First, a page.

Basically you have it right, and mostly answered the question yourself.
In Vaadin the user interface components consist of two parts:
- Server-side "component" compiled using JDK
- Client-side "widget" compiled using GWT
These parts communicate with each other over HTTP and automatically synchronize their state as needed. Server-side part maintains the state of the user interface component and the client-side widget renders that state.
Application developers typically only use the server-side components to build the application and they don't really have to care about how the client-side works.
In general, new components to Vaadin can be developed in two ways:
- Composing existing components
The first method here uses the existing classes and don't need recompilation of the widgets with GWT. Only the application code is compiled (with JDK compiler). However, in the second scenario the client-side classes change and need recompilation. This is when the GWT compiler is needed.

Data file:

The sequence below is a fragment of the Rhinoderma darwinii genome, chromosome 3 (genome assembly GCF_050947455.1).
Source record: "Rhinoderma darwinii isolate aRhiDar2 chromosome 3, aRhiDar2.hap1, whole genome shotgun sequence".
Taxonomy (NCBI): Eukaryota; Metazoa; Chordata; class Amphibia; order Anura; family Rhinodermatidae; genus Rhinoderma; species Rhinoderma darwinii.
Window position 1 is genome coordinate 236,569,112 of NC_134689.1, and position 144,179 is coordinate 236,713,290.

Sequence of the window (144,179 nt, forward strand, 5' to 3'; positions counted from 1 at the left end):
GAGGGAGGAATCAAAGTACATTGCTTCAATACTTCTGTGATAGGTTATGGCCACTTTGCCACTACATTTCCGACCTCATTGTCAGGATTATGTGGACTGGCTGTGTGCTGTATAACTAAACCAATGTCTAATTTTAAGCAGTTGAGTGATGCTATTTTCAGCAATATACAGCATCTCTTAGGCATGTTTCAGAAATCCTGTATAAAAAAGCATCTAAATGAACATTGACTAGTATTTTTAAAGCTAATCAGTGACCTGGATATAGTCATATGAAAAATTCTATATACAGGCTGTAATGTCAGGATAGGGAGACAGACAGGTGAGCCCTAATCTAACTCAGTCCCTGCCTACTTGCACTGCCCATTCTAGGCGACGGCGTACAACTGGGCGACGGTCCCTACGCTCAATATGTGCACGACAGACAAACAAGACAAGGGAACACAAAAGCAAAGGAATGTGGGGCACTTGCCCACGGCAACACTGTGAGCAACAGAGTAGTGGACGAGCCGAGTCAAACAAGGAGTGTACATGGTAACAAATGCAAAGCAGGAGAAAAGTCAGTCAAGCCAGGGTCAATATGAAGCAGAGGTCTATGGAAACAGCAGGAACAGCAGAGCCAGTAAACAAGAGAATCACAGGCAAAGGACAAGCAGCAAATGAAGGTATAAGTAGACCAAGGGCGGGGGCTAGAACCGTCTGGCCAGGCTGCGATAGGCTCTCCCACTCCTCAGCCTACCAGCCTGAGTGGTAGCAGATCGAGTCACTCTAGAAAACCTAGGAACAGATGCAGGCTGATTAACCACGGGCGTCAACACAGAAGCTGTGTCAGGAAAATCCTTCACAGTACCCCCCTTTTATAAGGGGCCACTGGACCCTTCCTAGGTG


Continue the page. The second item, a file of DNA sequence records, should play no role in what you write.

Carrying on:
GWT compilation step itself is nothing special. However, Vaadin itself contains lot of additions, helpers and workaround to GWT classes that are applied and used by the widgets.
All this is quite visible when using Vaadin add-ons (see http://vaadin.com/directory). Even add-on are simply jar-files, if they contain a new client-side widget code, widget set compilation using GWT is needed, when they are added to a project.